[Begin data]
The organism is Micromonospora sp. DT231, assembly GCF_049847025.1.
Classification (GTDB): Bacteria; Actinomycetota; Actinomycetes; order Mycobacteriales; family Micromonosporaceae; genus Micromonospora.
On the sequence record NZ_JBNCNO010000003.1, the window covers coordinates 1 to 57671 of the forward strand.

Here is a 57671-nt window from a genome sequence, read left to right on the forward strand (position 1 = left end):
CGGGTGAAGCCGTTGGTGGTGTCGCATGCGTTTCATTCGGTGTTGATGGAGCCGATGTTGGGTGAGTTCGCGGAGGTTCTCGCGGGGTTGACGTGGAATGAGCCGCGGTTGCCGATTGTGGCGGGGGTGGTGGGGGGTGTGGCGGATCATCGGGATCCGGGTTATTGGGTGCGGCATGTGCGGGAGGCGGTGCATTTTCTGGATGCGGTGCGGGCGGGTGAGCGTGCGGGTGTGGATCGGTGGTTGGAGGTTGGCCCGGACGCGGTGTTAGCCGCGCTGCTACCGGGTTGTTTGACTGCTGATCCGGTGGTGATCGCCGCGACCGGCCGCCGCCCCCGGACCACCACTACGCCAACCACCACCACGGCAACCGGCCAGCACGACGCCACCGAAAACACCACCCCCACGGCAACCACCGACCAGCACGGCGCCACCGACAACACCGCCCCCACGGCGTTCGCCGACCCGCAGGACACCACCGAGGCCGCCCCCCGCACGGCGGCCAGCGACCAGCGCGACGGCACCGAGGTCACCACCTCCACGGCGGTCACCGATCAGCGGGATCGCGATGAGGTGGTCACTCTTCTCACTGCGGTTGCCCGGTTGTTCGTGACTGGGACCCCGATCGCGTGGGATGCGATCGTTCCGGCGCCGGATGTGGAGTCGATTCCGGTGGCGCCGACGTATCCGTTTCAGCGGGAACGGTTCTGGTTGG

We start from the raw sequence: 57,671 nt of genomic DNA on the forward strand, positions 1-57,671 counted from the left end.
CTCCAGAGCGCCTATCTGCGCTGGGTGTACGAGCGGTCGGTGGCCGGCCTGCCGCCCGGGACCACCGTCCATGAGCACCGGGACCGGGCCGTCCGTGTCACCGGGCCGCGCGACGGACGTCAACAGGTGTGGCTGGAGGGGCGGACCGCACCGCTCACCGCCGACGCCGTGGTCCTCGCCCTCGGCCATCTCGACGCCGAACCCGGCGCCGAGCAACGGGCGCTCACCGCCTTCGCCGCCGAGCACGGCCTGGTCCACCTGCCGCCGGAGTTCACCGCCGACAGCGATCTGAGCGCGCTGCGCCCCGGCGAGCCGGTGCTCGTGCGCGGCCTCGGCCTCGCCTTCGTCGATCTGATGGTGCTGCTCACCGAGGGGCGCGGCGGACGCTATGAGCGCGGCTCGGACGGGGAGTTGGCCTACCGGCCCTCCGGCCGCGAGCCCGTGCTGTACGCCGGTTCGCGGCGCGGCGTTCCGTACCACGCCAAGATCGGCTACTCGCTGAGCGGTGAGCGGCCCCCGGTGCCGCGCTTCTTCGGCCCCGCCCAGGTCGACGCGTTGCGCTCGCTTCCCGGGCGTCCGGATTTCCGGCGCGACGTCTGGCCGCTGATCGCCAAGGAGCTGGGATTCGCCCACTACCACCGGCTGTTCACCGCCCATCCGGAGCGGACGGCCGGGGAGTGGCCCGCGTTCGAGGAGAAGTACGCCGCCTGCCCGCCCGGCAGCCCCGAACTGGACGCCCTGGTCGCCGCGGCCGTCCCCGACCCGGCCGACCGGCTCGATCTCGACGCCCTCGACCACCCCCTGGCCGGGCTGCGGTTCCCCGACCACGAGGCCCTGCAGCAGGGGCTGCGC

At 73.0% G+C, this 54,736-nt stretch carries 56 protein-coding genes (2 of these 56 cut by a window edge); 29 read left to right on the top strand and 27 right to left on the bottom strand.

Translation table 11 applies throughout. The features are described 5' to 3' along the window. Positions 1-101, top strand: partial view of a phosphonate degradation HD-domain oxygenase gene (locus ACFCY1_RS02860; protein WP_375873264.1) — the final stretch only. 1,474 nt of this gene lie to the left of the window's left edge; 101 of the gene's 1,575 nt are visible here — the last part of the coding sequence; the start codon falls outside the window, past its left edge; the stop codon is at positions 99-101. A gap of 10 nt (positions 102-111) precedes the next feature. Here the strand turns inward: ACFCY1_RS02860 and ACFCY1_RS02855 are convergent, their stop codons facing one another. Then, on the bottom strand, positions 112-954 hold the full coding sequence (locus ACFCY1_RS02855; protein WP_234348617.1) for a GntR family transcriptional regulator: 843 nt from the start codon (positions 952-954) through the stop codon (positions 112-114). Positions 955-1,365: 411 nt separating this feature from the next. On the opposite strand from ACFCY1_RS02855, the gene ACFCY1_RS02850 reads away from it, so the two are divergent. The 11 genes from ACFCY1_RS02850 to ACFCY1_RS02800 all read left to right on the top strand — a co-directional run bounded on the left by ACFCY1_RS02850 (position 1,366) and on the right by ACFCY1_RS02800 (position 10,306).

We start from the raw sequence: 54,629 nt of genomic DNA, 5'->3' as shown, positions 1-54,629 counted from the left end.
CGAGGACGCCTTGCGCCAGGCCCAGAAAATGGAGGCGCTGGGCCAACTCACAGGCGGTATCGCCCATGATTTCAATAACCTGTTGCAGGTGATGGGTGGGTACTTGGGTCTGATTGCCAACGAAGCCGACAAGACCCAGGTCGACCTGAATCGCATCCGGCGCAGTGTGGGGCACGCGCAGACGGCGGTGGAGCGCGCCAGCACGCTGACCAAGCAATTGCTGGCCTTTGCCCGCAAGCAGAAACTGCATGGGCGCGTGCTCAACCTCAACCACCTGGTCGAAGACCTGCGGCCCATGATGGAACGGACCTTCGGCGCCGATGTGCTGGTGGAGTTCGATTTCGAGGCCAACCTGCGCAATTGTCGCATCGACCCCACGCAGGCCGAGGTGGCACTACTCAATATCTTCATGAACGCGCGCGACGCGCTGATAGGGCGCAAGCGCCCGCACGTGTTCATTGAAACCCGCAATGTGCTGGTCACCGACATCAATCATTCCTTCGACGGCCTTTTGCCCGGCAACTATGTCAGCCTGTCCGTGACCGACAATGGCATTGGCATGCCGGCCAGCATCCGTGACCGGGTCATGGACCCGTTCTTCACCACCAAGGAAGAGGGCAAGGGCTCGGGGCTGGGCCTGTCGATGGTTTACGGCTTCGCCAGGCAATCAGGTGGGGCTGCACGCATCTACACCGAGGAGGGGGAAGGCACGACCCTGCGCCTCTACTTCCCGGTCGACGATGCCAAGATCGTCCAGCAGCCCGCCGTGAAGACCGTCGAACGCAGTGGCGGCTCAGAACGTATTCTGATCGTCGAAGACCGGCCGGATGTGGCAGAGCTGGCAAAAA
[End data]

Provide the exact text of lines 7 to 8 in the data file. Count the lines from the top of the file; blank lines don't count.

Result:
CTCCAGAGCGCCTATCTGCGCTGGGTGTACGAGCGGTCGGTGGCCGGCCTGCCGCCCGGGACCACCGTCCATGAGCACCGGGACCGGGCCGTCCGTGTCACCGGGCCGCGCGACGGACGTCAACAGGTGTGGCTGGAGGGGCGGACCGCACCGCTCACCGCCGACGCCGTGGTCCTCGCCCTCGGCCATCTCGACGCCGAACCCGGCGCCGAGCAACGGGCGCTCACCGCCTTCGCCGCCGAGCACGGCCTGGTCCACCTGCCGCCGGAGTTCACCGCCGACAGCGATCTGAGCGCGCTGCGCCCCGGCGAGCCGGTGCTCGTGCGCGGCCTCGGCCTCGCCTTCGTCGATCTGATGGTGCTGCTCACCGAGGGGCGCGGCGGACGCTATGAGCGCGGCTCGGACGGGGAGTTGGCCTACCGGCCCTCCGGCCGCGAGCCCGTGCTGTACGCCGGTTCGCGGCGCGGCGTTCCGTACCACGCCAAGATCGGCTACTCGCTGAGCGGTGAGCGGCCCCCGGTGCCGCGCTTCTTCGGCCCCGCCCAGGTCGACGCGTTGCGCTCGCTTCCCGGGCGTCCGGATTTCCGGCGCGACGTCTGGCCGCTGATCGCCAAGGAGCTGGGATTCGCCCACTACCACCGGCTGTTCACCGCCCATCCGGAGCGGACGGCCGGGGAGTGGCCCGCGTTCGAGGAGAAGTACGCCGCCTGCCCGCCCGGCAGCCCCGAACTGGACGCCCTGGTCGCCGCGGCCGTCCCCGACCCGGCCGACCGGCTCGATCTCGACGCCCTCGACCACCCCCTGGCCGGGCTGCGGTTCCCCGACCACGAGGCCCTGCAGCAGGGGCTGCGC

At 73.0% G+C, this 54,736-nt stretch carries 56 protein-coding genes (2 of these 56 cut by a window edge); 29 read left to right on the top strand and 27 right to left on the bottom strand.